Premise Test – Notes on Type

You’ll often hear me talk about the premise of a movie. When I do, I’m usually talking about the premise test:

An <ADJECTIVE> <PROTAGONIST TYPE> must <GOAL> or else <STAKES>. They do this by <DOING> and learns <THEME>.

A type boils a character down into one word, an oversimplified conceptual handle so we get a grasp on who they are and or what they do.

A TYPE COULD BE A PROFESSION: Look at Wikipedia bios. They always begin like this:  Hulk Hogan, is an American professional wrestler, actor, television personality, entrepreneur, and musician. Tenzin Gyatso is the current Dalai Lama. Barack Hussein Obama is the 44th and current President of the United States, A person may wear many hats in their life, but they’ll always have one first. Madonna is a pop singer. Caruso is an opera singer. Magic Johnson might be a businessman and broadcaster, but he’ll always be a retired basketball player first.

A TYPE COULD BE A REFERENCE: Some people are too specific or to be typed easily.They become types of their own. A Marilyn Manson-type. A Tony Stark-Type. A Mike Tyson-type.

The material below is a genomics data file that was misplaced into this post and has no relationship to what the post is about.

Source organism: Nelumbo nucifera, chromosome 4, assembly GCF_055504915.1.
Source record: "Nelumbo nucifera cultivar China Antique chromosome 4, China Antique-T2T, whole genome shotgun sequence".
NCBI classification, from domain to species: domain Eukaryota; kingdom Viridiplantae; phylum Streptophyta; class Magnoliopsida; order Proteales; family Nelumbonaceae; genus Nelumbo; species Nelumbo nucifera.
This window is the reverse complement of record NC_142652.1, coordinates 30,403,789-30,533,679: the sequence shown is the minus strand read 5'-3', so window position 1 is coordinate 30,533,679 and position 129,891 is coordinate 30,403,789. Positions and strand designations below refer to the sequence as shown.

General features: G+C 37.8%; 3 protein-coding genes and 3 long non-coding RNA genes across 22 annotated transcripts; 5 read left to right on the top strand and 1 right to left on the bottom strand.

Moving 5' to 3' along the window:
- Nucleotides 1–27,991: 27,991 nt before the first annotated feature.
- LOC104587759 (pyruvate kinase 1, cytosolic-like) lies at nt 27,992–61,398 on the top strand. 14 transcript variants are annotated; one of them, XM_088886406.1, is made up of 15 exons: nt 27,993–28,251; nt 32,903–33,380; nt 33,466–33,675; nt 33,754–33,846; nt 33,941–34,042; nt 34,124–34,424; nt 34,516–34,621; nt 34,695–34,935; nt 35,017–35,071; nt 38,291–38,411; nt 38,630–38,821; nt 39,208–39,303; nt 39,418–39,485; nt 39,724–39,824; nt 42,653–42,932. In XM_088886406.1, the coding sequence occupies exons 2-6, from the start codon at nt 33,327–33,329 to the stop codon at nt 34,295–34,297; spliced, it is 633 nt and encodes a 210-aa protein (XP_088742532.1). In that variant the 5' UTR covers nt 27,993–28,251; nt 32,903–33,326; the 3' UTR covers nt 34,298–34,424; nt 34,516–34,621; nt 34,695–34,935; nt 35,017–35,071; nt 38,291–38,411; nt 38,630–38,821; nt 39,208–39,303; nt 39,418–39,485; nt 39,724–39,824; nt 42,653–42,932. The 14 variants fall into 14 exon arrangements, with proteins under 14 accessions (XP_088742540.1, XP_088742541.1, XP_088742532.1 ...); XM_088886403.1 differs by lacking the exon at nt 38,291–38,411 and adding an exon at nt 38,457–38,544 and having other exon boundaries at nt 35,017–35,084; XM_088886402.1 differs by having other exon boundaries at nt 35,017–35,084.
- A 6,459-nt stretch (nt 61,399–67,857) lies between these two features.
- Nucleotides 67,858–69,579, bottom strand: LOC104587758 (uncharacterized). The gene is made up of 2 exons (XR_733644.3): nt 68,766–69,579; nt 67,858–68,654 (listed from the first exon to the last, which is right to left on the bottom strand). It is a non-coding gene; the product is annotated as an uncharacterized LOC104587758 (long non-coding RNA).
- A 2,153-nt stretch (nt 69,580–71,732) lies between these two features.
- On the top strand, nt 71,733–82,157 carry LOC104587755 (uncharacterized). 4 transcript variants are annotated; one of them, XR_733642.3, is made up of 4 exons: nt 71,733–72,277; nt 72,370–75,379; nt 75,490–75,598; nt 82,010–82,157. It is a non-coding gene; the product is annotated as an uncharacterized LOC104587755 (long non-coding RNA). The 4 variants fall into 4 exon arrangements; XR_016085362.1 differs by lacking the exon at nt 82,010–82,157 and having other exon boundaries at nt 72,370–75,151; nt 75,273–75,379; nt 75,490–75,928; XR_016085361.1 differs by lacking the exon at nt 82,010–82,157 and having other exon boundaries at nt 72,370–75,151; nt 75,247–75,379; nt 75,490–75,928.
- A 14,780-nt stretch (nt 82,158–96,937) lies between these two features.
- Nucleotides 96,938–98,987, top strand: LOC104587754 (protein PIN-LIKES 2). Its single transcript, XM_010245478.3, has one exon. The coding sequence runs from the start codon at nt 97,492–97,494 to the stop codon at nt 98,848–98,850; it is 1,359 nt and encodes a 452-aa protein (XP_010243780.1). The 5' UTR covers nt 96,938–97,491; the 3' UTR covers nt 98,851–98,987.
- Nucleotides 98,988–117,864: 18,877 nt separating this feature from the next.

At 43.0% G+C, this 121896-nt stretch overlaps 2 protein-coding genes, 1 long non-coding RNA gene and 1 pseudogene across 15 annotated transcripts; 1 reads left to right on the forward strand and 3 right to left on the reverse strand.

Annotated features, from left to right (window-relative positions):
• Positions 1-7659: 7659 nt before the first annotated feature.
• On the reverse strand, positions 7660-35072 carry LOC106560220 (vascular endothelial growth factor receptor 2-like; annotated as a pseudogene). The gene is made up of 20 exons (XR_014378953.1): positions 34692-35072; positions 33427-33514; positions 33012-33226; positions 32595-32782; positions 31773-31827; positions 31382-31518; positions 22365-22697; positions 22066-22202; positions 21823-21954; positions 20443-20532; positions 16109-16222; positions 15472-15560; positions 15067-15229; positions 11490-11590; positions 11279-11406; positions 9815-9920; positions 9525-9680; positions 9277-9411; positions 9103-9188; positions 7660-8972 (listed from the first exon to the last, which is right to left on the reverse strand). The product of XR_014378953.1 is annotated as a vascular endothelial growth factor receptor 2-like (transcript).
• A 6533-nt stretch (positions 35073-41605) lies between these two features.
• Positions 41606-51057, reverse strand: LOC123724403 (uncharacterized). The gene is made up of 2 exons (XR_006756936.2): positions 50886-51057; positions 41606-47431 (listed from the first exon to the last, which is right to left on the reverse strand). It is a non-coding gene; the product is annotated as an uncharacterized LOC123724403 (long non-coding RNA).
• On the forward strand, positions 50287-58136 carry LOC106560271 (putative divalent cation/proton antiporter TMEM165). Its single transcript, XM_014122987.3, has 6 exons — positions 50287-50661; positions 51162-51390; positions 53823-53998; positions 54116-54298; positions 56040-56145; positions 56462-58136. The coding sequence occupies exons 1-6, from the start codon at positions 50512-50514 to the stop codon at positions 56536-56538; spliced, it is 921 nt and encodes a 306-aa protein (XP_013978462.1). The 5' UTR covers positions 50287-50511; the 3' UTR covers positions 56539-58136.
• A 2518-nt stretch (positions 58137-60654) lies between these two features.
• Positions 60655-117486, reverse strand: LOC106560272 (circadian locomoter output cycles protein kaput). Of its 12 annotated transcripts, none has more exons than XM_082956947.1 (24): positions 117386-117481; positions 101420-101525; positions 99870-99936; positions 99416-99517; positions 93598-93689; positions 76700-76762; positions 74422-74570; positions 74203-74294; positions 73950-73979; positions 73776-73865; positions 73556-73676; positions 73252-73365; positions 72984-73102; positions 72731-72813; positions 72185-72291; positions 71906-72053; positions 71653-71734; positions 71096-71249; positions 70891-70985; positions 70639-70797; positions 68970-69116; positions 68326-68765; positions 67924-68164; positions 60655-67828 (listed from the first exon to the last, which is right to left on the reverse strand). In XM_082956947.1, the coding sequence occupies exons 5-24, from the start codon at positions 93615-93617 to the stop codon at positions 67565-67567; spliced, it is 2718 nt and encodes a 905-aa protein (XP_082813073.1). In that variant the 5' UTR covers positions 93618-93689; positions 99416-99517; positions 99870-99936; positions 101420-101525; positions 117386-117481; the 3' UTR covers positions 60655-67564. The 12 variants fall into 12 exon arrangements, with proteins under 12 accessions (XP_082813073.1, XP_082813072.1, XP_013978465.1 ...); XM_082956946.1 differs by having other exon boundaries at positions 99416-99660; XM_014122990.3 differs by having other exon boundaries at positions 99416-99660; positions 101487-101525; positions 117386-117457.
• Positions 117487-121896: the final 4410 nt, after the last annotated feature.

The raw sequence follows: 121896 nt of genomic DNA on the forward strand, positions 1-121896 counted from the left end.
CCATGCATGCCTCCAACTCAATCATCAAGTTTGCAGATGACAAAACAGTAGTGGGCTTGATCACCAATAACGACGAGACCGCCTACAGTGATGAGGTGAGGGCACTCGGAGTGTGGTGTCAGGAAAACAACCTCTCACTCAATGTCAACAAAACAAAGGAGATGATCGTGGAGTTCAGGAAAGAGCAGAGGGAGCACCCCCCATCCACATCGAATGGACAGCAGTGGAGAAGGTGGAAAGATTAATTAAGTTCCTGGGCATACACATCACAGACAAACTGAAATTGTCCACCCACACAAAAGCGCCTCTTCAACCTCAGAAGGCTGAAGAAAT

A TYPE COULD BE AN LITERARY ARCHETYPE: A hooker with a heart of gold. A young man on the make. A has-been starlet.

THE TYPE SHOULD GIVE A ROLE OF A CHARACTER’S ROLE IN THE STORY: Take MAJOR DAD. He’s a dad who’s in the military, but the dad part comes first. If you were adapting this, you could switch his job, but you’d be hard pressed to make him a bachelor. It’s the same in a story: P.L. Travers might have been a bisexual free spirit, but SAVING MR. BANKS needed her to be a joyless spinster, so that’s the type she (unfairly) occupied in this story.

Keep types short, 1-3 words. What you’re looking for is accuracy. You should be able to say my story is about a <TYPE> and have a perfect stranger roughly understand the type of person you’re creating.

Your type says a lot about the character, the adjective says more and differentiates him.

People often struggle to be original and eschew types, but it’s really hard to escape. Don’t worry about creating a new type, most of the time it’ll be too weird or novel to ring true. Rather work on finding a unique spin on a type that makes an old idea feel fresh and new.

Published by Matt Lazarus

WGA screenwriter offering in-depth writing instruction, notes, critique, and assistance.

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